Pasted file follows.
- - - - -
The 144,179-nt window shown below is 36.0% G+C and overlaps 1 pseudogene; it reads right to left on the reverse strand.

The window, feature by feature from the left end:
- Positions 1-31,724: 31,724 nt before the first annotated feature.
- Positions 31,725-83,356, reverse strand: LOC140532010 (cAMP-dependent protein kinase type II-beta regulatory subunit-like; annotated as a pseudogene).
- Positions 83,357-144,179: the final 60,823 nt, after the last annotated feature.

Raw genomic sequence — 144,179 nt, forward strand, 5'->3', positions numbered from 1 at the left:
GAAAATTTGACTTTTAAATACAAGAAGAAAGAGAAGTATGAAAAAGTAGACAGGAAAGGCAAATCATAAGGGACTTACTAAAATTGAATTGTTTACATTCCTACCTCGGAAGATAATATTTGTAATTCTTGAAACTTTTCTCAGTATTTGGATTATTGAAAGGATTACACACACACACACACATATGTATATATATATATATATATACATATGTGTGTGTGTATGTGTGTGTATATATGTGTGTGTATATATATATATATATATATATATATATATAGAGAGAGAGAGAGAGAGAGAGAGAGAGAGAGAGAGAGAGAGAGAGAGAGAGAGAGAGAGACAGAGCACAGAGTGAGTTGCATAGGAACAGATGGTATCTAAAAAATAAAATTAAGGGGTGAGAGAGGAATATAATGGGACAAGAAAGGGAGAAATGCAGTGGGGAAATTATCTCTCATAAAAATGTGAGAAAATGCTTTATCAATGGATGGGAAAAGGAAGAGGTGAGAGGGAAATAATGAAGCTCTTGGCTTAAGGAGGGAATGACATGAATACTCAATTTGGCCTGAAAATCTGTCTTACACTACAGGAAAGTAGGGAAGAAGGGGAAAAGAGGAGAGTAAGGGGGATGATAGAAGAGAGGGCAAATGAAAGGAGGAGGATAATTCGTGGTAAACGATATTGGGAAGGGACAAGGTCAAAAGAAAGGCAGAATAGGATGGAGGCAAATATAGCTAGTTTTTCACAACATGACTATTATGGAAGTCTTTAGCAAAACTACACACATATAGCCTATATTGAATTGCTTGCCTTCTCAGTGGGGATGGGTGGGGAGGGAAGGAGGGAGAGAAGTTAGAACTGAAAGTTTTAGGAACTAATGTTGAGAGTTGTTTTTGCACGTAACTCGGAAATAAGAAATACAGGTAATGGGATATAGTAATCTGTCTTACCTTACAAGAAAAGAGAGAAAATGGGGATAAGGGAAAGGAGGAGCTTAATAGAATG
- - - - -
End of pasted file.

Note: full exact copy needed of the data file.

The 144,179-nt window shown below is 36.0% G+C and overlaps 1 pseudogene; it reads right to left on the reverse strand.

The window, feature by feature from the left end:
- Positions 1-31,724: 31,724 nt before the first annotated feature.
- Positions 31,725-83,356, reverse strand: LOC140532010 (cAMP-dependent protein kinase type II-beta regulatory subunit-like; annotated as a pseudogene).
- Positions 83,357-144,179: the final 60,823 nt, after the last annotated feature.

Raw genomic sequence — 144,179 nt, forward strand, 5'->3', positions numbered from 1 at the left:
GAAAATTTGACTTTTAAATACAAGAAGAAAGAGAAGTATGAAAAAGTAGACAGGAAAGGCAAATCATAAGGGACTTACTAAAATTGAATTGTTTACATTCCTACCTCGGAAGATAATATTTGTAATTCTTGAAACTTTTCTCAGTATTTGGATTATTGAAAGGATTACACACACACACACACATATGTATATATATATATATATATACATATGTGTGTGTGTATGTGTGTGTATATATGTGTGTGTATATATATATATATATATATATATATATATAGAGAGAGAGAGAGAGAGAGAGAGAGAGAGAGAGAGAGAGAGAGAGAGAGAGAGAGAGAGACAGAGCACAGAGTGAGTTGCATAGGAACAGATGGTATCTAAAAAATAAAATTAAGGGGTGAGAGAGGAATATAATGGGACAAGAAAGGGAGAAATGCAGTGGGGAAATTATCTCTCATAAAAATGTGAGAAAATGCTTTATCAATGGATGGGAAAAGGAAGAGGTGAGAGGGAAATAATGAAGCTCTTGGCTTAAGGAGGGAATGACATGAATACTCAATTTGGCCTGAAAATCTGTCTTACACTACAGGAAAGTAGGGAAGAAGGGGAAAAGAGGAGAGTAAGGGGGATGATAGAAGAGAGGGCAAATGAAAGGAGGAGGATAATTCGTGGTAAACGATATTGGGAAGGGACAAGGTCAAAAGAAAGGCAGAATAGGATGGAGGCAAATATAGCTAGTTTTTCACAACATGACTATTATGGAAGTCTTTAGCAAAACTACACACATATAGCCTATATTGAATTGCTTGCCTTCTCAGTGGGGATGGGTGGGGAGGGAAGGAGGGAGAGAAGTTAGAACTGAAAGTTTTAGGAACTAATGTTGAGAGTTGTTTTTGCACGTAACTCGGAAATAAGAAATACAGGTAATGGGATATAGTAATCTGTCTTACCTTACAAGAAAAGAGAGAAAATGGGGATAAGGGAAAGGAGGAGCTTAATAGAATG